Date on Master's Thesis/Doctoral Dissertation


Document Type

Doctoral Dissertation

Degree Name

Ph. D.


Electrical and Computer Engineering

Committee Chair

Alphenaar, Bruce William

Author's Keywords

Graphene; Capacitive photocurrent spectroscopy; Graphene oxide; Photoluminescence; Reduced graphene oxide; Density of states


Spectrum analysis; Graphite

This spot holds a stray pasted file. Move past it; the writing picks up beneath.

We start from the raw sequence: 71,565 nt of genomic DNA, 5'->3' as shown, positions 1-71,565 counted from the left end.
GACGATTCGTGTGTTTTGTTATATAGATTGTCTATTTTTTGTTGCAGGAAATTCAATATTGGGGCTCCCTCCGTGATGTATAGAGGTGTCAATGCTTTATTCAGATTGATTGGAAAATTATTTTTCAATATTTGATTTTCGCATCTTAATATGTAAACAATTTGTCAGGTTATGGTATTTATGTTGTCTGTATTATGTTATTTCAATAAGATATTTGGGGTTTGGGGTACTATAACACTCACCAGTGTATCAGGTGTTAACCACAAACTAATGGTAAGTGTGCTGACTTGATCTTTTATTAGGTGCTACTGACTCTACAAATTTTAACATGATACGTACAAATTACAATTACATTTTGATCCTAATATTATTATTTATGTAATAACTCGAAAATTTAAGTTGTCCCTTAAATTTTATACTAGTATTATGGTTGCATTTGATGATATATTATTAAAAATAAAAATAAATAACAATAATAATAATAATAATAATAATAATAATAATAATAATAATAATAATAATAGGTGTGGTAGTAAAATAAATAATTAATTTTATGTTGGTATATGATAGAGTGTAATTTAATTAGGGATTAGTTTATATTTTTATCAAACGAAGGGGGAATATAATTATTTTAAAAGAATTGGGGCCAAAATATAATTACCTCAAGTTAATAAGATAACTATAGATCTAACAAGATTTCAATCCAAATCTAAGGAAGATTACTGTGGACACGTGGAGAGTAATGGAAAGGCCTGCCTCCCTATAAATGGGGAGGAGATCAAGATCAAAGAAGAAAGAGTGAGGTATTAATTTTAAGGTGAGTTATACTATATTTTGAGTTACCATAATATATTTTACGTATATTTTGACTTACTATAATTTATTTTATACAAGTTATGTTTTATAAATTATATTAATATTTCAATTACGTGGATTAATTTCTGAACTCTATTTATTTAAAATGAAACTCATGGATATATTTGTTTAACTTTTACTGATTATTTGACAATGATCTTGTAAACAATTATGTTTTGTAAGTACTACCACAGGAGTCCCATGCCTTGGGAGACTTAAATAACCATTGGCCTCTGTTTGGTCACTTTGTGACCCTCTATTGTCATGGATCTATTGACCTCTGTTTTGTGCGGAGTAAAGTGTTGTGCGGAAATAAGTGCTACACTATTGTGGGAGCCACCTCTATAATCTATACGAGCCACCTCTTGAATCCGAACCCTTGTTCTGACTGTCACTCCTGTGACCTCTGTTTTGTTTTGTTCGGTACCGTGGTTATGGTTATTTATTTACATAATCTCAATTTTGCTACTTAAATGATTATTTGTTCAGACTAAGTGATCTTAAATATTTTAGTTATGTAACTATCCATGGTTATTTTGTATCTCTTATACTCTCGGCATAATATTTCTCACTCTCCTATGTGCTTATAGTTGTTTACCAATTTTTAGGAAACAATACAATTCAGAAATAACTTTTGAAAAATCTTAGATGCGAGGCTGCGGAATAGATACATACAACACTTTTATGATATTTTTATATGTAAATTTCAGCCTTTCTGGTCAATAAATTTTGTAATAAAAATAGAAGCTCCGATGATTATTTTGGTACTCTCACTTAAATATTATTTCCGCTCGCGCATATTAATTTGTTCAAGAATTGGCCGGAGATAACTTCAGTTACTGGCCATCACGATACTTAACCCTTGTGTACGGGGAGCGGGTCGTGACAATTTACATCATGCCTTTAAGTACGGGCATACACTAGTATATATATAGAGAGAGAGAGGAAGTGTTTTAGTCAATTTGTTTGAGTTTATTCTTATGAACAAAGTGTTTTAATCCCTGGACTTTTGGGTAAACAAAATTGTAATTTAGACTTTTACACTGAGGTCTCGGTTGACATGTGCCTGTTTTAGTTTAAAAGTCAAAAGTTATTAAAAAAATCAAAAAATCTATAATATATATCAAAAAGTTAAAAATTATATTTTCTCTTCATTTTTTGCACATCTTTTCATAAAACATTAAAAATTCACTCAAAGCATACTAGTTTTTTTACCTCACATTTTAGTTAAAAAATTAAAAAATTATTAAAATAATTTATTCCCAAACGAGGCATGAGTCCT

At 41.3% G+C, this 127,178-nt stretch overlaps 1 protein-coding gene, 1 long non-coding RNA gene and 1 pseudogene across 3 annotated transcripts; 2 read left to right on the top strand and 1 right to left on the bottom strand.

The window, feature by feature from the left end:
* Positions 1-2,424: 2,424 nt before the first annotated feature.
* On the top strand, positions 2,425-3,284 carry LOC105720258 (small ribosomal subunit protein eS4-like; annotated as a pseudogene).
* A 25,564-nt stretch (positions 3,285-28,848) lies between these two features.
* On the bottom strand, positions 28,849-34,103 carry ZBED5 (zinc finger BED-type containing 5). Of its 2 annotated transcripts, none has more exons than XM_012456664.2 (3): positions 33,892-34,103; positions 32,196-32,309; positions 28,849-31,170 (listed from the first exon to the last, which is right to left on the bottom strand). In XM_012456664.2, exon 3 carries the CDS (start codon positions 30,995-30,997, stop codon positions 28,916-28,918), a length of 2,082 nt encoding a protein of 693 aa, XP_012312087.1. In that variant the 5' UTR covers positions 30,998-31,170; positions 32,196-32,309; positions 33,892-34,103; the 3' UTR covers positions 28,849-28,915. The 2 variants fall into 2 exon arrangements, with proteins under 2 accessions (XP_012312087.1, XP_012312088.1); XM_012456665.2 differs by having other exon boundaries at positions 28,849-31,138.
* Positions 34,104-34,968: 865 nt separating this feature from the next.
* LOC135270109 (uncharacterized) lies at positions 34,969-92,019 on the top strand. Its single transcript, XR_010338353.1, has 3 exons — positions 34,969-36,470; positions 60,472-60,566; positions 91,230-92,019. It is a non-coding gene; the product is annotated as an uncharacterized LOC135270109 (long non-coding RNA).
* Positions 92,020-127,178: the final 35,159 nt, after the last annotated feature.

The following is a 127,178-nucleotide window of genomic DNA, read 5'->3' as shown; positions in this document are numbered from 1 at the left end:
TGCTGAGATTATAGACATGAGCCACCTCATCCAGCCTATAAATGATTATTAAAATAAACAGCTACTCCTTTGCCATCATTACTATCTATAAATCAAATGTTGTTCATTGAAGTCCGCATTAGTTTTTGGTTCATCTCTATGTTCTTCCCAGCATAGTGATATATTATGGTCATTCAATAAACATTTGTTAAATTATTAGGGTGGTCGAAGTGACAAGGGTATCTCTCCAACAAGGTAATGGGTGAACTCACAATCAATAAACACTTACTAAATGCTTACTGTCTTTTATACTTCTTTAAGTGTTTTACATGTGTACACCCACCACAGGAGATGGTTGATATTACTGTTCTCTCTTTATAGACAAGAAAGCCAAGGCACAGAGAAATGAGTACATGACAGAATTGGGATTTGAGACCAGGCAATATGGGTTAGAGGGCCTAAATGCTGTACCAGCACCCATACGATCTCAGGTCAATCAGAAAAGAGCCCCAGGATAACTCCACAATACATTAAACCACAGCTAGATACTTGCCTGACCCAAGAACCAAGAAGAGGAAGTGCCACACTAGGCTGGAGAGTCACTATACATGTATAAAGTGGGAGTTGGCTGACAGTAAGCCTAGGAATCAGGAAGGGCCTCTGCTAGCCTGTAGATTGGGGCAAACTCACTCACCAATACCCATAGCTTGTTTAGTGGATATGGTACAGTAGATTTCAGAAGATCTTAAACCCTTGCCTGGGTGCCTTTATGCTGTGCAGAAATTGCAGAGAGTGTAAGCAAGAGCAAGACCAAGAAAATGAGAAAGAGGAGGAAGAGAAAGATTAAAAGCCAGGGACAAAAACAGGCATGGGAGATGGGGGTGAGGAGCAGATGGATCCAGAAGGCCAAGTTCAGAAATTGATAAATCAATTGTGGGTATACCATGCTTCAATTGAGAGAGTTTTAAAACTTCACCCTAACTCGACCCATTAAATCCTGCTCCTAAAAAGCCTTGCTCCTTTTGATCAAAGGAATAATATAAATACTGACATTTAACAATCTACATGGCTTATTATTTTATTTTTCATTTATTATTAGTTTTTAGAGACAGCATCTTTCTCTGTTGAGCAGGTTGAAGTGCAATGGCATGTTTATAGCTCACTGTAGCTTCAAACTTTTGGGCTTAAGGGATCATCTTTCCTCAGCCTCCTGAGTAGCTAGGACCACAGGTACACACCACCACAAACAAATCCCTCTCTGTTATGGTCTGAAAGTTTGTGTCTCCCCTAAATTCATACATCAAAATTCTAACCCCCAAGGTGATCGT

Understanding of the band structure of the new nano materials is essential to have a deeper insight into their optical and electrical properties. Along with the existing techniques used for characterization of nano-materials, it is also important to develop new techniques and methods which can reveal previously unobserved details. This dissertation describes an innovative measurement technique, capacitive photocurrent spectroscopy (CPS), which is used to probe the density of states (DOS) of graphene, graphene oxide (GO) and reduced graphene oxide (rGO). In contrast to the standard photocurrent measurement technique, CPS technique uses a floating electrode (electrodes separated by an insulator) configuration. Floating electrode eliminates the existence of any background current, which in turn increases the sensitivity towards photo generated electron/hole pairs revealing new features in the photocurrent spectrum. Also, this method eliminates the need for locating individual pieces on the substrate to make two contacts for current transport as required by the standard photocurrent method. The increase in sensitivity achieved by this technique can be exploited to gather absorption information from individual nano sized pieces, which is not possible with standard absorption spectroscopy. Capacitive photocurrent spectroscopy measurements on graphene samples reveal a monotonic increase in the photo current spectrum with increasing incident photon energy (photon energy scanned from 0.5 eV to 4 eV) together with an evidence of three reproducible peaks. The monotonous increase in the CPS spectrum is as expected from the semi-metallic graphene DOS. The presence of three peaks is attributed to unintentional oxidation of graphene samples. X-ray photoelectron spectroscopy (XPS) measurements of graphene samples confirm the presence of oxygen functional groups attached to the carbon atoms in graphene. For GO, the monotonic background disappears, and the three peaks become the dominant features in the spectrum. Two of these peaks match well with published photoluminescence data, as transitions between the GO states and the p/p* grapheme levels match the peak luminescence energy of GO. X-ray photoelectron spectroscopy measurements confirm that identical oxygen functional groups (as seen in grapheme samples) exist (in varying quantities) for all the samples measured. In the case of rGO samples, the background density of states due to the graphene reemerges along with additional states due to defects. The three peaks due to the GO also remain, indicating the continued presence of oxidized regions. X-ray photoelectron spectroscopy measurements confirm the presence of the identical oxygen functional groups, along with an extra feature indicating the presence of a carbon-nitrogen group (introduced during the reduction process). Density of state calculations for graphene samples, based on the experimental results, indicate the presence of three small peaks near the vicinity of Fermi energy superimposed on the graphene DOS. For GO samples, DOS calculations revealed five peaks separated by hard gaps (no electron energy state), three of those are in the vicinity of Fermi energy (as seen in the case of graphene samples) while the remaining two resemble the p/p* peaks of graphene DOS. For rGO samples, many peaks with no hard gaps between them were revealed. The five peaks, three near Fermi energy and two resembling p/p* peaks (as seen in GO samples) are still present, along with more peaks. In summary, a direct experimental probe of the GO density of states as a function of oxygen coverage using capacitive photocurrent spectroscopy is described. Three intense additional peaks in the DOS of GO appear near the Fermi energy (attributed to the presence of oxygen functional groups) along with standard p/p* peaks present in graphene DOS. Reduced graphene oxide (rGO) shows a distribution of peaks for the entire energy range probed in the experiment. Three similar peaks (less intense as compared to peaks seen in GO) with no hard gaps near Fermi energy were seen for the rGO sample providing the evidence of some residual oxidation. Extra peaks seen in rGO sample are attributed to defect creation during the reduction process. XPS measurements confirm the presence of similar oxygen functional groups in all the samples (Chemical Vapor Deposition, CVD grown graphene, GO and rGO) with varying intensity dictating the oxidation content percentage.